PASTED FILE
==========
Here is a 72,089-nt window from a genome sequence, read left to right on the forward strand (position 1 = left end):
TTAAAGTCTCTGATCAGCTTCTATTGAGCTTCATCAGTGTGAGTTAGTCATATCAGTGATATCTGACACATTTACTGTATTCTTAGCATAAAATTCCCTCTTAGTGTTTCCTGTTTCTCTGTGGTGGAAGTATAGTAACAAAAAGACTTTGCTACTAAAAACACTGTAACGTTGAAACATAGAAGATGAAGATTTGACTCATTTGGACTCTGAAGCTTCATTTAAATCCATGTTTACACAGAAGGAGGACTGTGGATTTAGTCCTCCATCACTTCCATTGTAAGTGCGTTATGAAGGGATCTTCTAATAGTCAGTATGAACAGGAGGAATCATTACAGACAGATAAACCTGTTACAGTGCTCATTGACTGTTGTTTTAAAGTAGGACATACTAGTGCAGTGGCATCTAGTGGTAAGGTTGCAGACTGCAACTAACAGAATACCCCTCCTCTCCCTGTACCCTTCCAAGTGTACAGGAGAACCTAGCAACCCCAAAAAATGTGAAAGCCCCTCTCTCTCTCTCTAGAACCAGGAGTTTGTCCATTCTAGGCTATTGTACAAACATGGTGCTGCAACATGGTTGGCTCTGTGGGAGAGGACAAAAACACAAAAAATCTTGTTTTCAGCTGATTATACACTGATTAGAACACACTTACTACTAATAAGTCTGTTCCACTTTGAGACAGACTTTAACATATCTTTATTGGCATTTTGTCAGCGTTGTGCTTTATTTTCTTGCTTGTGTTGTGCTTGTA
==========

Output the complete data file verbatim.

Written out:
Here is a 72,089-nt window from a genome sequence, read left to right on the forward strand (position 1 = left end):
TTAAAGTCTCTGATCAGCTTCTATTGAGCTTCATCAGTGTGAGTTAGTCATATCAGTGATATCTGACACATTTACTGTATTCTTAGCATAAAATTCCCTCTTAGTGTTTCCTGTTTCTCTGTGGTGGAAGTATAGTAACAAAAAGACTTTGCTACTAAAAACACTGTAACGTTGAAACATAGAAGATGAAGATTTGACTCATTTGGACTCTGAAGCTTCATTTAAATCCATGTTTACACAGAAGGAGGACTGTGGATTTAGTCCTCCATCACTTCCATTGTAAGTGCGTTATGAAGGGATCTTCTAATAGTCAGTATGAACAGGAGGAATCATTACAGACAGATAAACCTGTTACAGTGCTCATTGACTGTTGTTTTAAAGTAGGACATACTAGTGCAGTGGCATCTAGTGGTAAGGTTGCAGACTGCAACTAACAGAATACCCCTCCTCTCCCTGTACCCTTCCAAGTGTACAGGAGAACCTAGCAACCCCAAAAAATGTGAAAGCCCCTCTCTCTCTCTCTAGAACCAGGAGTTTGTCCATTCTAGGCTATTGTACAAACATGGTGCTGCAACATGGTTGGCTCTGTGGGAGAGGACAAAAACACAAAAAATCTTGTTTTCAGCTGATTATACACTGATTAGAACACACTTACTACTAATAAGTCTGTTCCACTTTGAGACAGACTTTAACATATCTTTATTGGCATTTTGTCAGCGTTGTGCTTTATTTTCTTGCTTGTGTTGTGCTTGTA